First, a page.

B. Free Speech and Representation Claim

 The undisputed facts about plaintiffs' free speech and participation claims based upon 29 U.S.C. § 411, against the union defendants similarly require a summary judgment. Local 6 members did, as plaintiffs allege, vote on the contract as a whole without having been afforded an opportunity to vote separately on the dovetailing provision or any other separate provisions of the Star proposal. But it is undisputed that the union negotiating committee discussed the separate provisions with the members for nearly two hours before it came to a vote. During this discussion the President answered questions about the particular contract provisions and even recommended against membership approval of the contract as a whole. Local membership nevertheless voted to approve the contract by a margin of 2 to 1. Plaintiffs cite no authority, nor has the Court discovered any authority, for their proposition that, in circumstances such as here, a union violates its members' statutory free speech and participation rights when it puts a whole contract to a vote, up or down, without permitting members to vote provision by provision. For these reasons the plaintiffs' claim on this free speech-participation issue will be rejected.

 C. Costs Claim

 There remains one collateral issue which requires brief discussion:

 The Star contends that plaintiffs' claim against it is so pointless that they should bear the costs incurred by the Star in defense of this action. The Court agrees with the Star that plaintiffs' claim should be dismissed on summary judgment because undisputed facts disclose it to be without merit. But there is a strong public interest in the ventilation of serious grievances through courts or other public forums, instead of, for example, by job action or a strike.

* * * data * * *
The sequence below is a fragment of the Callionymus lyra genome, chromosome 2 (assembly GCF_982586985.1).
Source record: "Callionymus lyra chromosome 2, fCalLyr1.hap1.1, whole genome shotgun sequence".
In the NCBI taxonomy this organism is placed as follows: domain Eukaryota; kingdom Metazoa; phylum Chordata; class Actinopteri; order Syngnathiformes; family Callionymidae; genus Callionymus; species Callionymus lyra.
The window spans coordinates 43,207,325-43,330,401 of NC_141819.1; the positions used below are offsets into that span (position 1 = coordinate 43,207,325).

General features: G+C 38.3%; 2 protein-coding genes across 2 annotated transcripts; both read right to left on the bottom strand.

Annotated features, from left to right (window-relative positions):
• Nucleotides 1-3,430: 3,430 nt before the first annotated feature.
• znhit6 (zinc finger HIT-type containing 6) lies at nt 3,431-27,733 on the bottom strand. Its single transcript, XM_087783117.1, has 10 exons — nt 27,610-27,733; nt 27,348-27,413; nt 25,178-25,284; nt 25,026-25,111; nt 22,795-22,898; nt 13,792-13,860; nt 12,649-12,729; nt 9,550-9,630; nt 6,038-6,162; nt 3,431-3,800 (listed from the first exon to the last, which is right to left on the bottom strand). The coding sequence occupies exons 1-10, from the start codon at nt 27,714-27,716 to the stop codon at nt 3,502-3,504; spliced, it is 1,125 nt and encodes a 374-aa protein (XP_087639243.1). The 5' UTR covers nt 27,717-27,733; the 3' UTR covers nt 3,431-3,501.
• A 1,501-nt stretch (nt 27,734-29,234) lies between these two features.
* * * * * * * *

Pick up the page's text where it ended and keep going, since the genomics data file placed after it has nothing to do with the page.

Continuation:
The plaintiffs are beneficiaries of agreements about their priorities which have not received the effect which plaintiffs probably believed in good faith those agreements were intended to have. Those priorities are valuable to the plaintiffs and their families. They are, therefore, to be commended and not condemned or penalized because they brought their grievance to court. Accordingly, the Star's prayer for assessment of attorneys' fees and costs against plaintiffs will be denied.

 In all other respects, rejection of plaintiffs' claims against Local 6 disposes of the plaintiffs' dependent claims against the International and the Star. And it becomes unnecessary to consider whether the plaintiffs should be denied relief because they failed to carry their intra-union appeal to the International Union Convention. Compare Chambers v. Local Union No. 639, 188 U.S. App. D.C. 133, 578 F.2d 375 (D.C.Cir., 1978). An order will accompany this Memorandum granting defendants' motion for summary judgment, while denying plaintiffs' motion for partial summary judgment, as well as the Star's motion for taxation of cost and attorneys' fees to plaintiffs.